The first Earth Day came together 41 years ago because people all across America wanted clean air to breathe, clean water to drink and swim in, and clean lands to build their homes, businesses, schools and churches. The movement they started has made remarkable steps: saving lives, bringing clean, safe water to millions of Americans, and restoring some of our most blighted and polluted areas. Today’s generation of young people don’t have to face the same levels of harmful pollution and the health threats that come with them.

But our work is not done, and we have to ask ourselves “What do I want this Earth Day?”

We still face serious challenges, from climate change to restoring treasured waterbodies to ensuring that every person in every community has clean air to breathe. As you can see in our “What I Want…” Earth Day video series, Americans are still deeply concerned about their health and their environment.

To continue making progress today, we need to do the same thing our predecessors did 41 years ago: come together and work to make a difference. There are new and extraordinary ways for you to make a difference. As EPA Administrator, what I want this Earth Day is your help in this important work.

Here are some great ways to get involved.

Pick 5 for the Environment

Join thousands of people around the world in our Pick 5 program. Choose five simple steps from the lists provided on how you can contribute to environmental protection. Suggestions are listed by topics like air, land, water, energy, waste and advocacy, so it’s easy to find the activities that are best for you. While you’re there, be sure to check out the new map showing every Pick 5 commitment from around the world. Coming together to help the planet has never been more convenient.

Serve.gov Earth Day Service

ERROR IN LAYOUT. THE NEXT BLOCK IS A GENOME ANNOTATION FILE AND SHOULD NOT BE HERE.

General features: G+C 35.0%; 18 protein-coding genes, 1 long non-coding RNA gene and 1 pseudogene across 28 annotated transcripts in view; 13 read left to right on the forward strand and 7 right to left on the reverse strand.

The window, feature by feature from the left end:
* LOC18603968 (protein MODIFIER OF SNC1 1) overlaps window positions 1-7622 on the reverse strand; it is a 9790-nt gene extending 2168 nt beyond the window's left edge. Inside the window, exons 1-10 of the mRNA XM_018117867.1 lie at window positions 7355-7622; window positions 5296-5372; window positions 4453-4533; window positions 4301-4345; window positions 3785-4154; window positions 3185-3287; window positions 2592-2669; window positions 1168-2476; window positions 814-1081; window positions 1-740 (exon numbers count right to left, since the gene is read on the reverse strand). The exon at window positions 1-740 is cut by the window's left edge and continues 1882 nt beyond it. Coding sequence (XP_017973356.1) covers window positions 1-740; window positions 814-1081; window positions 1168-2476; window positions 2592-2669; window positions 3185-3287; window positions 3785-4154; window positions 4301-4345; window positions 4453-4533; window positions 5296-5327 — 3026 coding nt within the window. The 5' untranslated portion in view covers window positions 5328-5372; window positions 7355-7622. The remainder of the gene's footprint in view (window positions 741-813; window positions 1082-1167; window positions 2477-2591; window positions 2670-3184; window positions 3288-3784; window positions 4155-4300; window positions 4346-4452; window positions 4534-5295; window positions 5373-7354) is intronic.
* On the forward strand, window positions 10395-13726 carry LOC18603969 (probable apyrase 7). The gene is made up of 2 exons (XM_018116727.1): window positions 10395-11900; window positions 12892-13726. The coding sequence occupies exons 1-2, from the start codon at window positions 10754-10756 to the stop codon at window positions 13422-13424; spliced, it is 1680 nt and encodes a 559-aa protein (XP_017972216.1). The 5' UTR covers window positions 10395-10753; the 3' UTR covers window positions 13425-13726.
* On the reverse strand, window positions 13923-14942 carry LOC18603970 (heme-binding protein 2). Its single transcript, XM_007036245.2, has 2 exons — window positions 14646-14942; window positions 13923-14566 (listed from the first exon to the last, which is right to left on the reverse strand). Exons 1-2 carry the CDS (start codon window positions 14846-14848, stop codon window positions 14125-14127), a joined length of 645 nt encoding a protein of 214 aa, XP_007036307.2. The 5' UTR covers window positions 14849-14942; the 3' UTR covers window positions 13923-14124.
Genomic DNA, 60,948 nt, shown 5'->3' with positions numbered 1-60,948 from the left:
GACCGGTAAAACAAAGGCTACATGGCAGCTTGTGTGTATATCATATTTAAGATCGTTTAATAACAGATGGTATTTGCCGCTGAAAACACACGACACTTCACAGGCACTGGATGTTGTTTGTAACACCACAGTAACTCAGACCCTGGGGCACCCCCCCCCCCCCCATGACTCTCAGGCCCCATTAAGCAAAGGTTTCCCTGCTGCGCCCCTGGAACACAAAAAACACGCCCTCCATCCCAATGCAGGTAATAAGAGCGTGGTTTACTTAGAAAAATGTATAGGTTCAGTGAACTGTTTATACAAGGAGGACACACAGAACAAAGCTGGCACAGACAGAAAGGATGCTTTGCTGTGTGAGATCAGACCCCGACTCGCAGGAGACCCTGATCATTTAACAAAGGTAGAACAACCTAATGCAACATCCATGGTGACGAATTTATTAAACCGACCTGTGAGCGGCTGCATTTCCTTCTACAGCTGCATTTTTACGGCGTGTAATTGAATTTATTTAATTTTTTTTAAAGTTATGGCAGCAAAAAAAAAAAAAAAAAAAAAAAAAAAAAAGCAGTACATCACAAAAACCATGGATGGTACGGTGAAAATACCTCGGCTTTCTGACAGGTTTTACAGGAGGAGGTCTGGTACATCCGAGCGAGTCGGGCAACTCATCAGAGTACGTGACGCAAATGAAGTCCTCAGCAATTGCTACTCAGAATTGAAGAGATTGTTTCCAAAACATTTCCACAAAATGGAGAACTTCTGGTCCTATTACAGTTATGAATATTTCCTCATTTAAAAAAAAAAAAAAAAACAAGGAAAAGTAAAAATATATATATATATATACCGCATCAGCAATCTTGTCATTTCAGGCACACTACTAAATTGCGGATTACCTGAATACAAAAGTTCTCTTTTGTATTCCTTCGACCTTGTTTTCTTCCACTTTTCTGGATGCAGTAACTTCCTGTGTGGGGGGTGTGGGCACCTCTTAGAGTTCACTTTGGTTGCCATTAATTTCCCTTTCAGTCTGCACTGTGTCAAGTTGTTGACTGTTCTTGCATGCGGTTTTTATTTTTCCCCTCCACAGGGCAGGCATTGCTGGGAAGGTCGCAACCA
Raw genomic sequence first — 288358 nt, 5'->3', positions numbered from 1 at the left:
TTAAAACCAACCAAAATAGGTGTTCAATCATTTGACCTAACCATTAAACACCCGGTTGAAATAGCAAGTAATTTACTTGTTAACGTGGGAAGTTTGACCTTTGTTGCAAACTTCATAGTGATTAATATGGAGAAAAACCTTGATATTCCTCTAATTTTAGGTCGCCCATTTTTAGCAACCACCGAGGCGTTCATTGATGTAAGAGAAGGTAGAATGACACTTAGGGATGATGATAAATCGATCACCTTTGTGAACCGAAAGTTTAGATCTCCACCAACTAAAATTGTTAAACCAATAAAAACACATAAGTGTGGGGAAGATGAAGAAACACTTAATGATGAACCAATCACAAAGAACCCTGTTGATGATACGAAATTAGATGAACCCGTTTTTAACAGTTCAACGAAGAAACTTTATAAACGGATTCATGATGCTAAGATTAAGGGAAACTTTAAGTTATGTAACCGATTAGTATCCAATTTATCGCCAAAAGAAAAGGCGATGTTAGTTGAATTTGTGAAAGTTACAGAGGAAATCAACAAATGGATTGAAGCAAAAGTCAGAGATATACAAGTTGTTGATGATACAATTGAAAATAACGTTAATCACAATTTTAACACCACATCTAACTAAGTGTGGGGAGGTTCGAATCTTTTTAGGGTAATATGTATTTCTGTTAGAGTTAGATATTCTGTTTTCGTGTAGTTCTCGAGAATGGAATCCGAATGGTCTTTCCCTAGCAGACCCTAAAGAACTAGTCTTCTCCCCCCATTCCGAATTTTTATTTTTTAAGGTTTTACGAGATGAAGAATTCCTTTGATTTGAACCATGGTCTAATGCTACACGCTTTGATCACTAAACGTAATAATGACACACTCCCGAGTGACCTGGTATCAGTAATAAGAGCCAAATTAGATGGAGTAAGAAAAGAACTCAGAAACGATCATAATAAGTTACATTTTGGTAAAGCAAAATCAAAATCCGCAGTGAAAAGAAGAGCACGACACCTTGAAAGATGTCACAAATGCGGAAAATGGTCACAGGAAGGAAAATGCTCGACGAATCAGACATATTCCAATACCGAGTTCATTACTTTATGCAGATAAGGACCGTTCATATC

If you’re looking for something more local, type in your ZIP code to find Earth Day volunteer projects in your area.

Use the US Post Office new Go Green Stamps

GoGreen stamps from USPS

Another great source of environmentally friendly ideas is the US Postal Service’s new Go Green stamps. Things as simple as fixing leaks in our homes or taking reusable bags to the grocery store can help make our air cleaner, our water healthier and our communities stronger. These stamps have ideas for us all to consider – ways for us to make an impact with small changes to our daily routines. They are a reminder of the role we can each play to make a tremendous impact in the world around us.

State of the Environment Photo Project

One of the most interesting ways to get involved in safeguarding the environment is by capturing it in a photograph. Visit our State of the Environment Photo Project Flickr page to see images and submit your favorite pictures. Help us document the progress we’ve made over the last four decades, and the areas that still need our work.

We take these steps as individuals, but the combined impact of our actions can make a world’s worth of difference. What do you want this Earth Day? And what are you going to do?

About the author: Lisa P. Jackson is Administrator of EPA.

Editor's Note: The opinions expressed here are those of the author. They do not reflect EPA policy, endorsement, or action, and EPA does not verify the accuracy or science of the contents of the blog.

Please share this post. However, please don't change the title or the content. If you do make changes, don't attribute the edited title or content to EPA or the author.